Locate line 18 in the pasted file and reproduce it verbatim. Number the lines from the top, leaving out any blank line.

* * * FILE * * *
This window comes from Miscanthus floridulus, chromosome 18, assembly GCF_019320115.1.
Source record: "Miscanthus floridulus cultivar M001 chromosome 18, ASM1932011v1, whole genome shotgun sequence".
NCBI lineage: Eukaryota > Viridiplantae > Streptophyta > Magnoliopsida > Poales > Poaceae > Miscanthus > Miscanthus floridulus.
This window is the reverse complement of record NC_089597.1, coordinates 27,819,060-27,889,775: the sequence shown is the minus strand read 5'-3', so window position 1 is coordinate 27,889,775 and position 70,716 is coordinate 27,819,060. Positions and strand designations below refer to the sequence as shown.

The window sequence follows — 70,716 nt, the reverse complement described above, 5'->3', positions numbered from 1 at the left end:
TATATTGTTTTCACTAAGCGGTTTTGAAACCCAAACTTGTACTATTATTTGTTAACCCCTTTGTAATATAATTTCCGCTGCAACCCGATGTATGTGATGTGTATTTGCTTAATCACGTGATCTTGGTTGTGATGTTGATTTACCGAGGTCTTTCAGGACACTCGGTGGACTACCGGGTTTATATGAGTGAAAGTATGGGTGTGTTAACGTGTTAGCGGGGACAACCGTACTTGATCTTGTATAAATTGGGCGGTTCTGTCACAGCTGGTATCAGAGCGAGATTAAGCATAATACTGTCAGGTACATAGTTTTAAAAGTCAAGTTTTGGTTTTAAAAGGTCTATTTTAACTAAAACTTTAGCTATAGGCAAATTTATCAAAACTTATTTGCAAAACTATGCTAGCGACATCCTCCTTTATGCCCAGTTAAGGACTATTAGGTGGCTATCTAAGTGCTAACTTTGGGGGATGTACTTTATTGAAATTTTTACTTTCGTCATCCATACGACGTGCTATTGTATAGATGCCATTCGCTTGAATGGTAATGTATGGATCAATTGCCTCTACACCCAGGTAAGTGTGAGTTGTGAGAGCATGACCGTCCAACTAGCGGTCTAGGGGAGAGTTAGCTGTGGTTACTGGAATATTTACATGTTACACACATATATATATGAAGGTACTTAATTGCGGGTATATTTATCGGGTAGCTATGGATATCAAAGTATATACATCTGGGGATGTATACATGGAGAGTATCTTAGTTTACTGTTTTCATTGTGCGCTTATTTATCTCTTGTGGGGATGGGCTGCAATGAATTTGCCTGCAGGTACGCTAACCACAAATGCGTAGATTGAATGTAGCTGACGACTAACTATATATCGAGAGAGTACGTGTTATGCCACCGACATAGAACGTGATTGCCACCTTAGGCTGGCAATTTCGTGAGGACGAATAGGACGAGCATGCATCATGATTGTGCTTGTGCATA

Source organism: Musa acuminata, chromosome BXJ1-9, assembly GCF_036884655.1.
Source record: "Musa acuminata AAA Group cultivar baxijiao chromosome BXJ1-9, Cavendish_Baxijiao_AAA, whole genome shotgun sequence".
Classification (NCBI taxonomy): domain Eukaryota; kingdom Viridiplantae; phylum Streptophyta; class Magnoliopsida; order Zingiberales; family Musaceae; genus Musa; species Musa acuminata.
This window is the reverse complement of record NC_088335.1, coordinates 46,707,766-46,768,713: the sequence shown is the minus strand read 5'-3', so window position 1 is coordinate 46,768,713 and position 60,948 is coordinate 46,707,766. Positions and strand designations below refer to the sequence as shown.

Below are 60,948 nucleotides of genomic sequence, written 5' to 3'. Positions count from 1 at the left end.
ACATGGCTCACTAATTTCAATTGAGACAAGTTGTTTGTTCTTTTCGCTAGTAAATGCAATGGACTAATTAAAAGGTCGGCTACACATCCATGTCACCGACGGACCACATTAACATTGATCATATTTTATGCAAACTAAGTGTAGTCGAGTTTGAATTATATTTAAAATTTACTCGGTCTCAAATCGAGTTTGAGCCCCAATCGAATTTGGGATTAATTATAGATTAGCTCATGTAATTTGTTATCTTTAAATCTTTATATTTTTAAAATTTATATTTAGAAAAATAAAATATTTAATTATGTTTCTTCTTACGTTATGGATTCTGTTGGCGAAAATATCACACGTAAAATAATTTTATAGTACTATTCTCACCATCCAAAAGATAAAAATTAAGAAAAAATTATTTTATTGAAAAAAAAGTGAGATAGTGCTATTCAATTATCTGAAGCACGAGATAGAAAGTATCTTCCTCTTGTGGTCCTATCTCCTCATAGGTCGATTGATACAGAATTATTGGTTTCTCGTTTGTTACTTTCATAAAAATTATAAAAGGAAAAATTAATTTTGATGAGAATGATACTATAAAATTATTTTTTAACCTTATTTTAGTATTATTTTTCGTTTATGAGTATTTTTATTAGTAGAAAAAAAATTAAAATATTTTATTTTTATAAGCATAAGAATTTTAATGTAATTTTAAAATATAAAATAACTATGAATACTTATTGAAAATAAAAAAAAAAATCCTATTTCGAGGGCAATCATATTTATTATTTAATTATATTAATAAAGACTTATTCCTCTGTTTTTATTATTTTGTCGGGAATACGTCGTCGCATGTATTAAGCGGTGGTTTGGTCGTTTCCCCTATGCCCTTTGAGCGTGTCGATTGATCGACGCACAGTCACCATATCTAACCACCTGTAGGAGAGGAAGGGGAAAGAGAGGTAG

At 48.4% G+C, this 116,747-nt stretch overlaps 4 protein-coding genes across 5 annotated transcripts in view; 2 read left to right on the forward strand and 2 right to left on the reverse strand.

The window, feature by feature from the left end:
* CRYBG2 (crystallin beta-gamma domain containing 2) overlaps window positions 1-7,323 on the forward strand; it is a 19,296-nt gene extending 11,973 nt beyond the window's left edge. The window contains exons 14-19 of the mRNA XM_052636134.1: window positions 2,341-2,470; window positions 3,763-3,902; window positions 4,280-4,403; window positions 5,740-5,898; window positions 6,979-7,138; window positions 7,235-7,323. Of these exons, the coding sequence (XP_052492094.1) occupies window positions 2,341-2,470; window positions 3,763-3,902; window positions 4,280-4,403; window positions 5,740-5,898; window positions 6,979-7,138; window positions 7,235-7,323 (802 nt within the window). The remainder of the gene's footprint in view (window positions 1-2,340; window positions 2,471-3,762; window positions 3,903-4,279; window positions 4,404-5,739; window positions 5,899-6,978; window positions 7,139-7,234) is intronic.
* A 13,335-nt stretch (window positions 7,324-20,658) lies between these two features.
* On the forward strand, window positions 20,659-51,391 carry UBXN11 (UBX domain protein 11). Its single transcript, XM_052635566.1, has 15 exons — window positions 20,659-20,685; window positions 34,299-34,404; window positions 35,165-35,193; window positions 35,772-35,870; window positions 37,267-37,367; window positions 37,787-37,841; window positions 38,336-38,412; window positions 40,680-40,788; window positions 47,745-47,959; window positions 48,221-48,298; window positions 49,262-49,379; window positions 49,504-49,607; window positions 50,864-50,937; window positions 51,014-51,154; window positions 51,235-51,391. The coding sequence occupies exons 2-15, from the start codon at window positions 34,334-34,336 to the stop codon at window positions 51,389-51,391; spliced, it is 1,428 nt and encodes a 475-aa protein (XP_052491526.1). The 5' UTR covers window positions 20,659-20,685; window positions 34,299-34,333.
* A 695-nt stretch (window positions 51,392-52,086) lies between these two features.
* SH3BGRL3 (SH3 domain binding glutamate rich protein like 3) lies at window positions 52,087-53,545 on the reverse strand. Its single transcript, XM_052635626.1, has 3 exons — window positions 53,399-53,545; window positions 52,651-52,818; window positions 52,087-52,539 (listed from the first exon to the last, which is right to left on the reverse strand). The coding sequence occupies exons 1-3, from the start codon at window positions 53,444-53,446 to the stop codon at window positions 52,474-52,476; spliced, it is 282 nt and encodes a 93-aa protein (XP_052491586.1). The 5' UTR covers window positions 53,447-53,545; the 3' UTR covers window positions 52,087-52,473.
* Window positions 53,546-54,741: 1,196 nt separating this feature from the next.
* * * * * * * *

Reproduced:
* A 695-nt stretch (window positions 51,392-52,086) lies between these two features.